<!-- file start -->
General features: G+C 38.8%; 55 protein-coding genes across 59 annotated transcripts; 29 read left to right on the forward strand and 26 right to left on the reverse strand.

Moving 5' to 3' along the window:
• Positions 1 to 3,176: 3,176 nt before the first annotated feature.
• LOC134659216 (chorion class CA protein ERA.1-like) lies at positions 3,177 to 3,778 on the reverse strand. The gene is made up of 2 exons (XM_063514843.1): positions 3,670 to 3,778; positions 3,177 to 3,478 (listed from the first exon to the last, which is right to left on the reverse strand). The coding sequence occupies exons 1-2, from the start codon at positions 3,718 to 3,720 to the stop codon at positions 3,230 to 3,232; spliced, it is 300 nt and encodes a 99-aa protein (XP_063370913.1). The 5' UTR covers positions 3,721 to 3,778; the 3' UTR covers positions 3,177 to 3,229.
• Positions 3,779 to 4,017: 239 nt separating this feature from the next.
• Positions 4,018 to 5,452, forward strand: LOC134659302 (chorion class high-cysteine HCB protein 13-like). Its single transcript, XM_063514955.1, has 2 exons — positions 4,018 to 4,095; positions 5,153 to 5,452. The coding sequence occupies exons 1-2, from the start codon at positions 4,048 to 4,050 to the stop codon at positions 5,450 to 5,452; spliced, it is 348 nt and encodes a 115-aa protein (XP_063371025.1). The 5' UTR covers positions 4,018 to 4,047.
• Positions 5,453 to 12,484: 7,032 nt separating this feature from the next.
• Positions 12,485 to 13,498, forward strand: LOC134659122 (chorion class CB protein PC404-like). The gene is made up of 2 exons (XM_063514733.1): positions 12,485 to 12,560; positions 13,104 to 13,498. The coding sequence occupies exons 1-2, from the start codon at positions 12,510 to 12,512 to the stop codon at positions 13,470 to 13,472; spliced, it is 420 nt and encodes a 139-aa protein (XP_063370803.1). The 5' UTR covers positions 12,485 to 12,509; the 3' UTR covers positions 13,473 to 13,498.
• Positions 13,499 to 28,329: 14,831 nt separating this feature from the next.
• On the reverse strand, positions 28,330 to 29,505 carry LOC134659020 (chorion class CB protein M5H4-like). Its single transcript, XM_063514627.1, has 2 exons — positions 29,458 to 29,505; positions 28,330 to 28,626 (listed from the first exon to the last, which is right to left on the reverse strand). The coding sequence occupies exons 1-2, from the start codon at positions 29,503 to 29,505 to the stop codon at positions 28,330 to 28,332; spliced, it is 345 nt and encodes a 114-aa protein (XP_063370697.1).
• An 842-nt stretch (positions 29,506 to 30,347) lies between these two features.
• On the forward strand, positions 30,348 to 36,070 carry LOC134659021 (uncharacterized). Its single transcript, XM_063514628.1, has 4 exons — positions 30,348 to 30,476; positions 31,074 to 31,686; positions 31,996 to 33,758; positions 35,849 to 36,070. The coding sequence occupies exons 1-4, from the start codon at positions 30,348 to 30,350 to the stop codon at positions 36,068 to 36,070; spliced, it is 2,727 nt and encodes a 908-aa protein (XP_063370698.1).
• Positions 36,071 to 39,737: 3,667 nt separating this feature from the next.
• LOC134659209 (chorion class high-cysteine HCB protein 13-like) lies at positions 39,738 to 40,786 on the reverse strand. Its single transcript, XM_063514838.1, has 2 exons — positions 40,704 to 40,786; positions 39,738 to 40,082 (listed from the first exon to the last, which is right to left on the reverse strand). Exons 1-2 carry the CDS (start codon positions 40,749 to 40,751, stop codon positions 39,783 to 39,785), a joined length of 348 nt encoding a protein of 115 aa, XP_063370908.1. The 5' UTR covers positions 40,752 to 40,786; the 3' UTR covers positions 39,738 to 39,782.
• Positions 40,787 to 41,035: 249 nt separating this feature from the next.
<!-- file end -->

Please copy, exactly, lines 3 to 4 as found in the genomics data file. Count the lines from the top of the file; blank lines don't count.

• Positions 1 to 3,176: 3,176 nt before the first annotated feature.
• LOC134659216 (chorion class CA protein ERA.1-like) lies at positions 3,177 to 3,778 on the reverse strand. The gene is made up of 2 exons (XM_063514843.1): positions 3,670 to 3,778; positions 3,177 to 3,478 (listed from the first exon to the last, which is right to left on the reverse strand). The coding sequence occupies exons 1-2, from the start codon at positions 3,718 to 3,720 to the stop codon at positions 3,230 to 3,232; spliced, it is 300 nt and encodes a 99-aa protein (XP_063370913.1). The 5' UTR covers positions 3,721 to 3,778; the 3' UTR covers positions 3,177 to 3,229.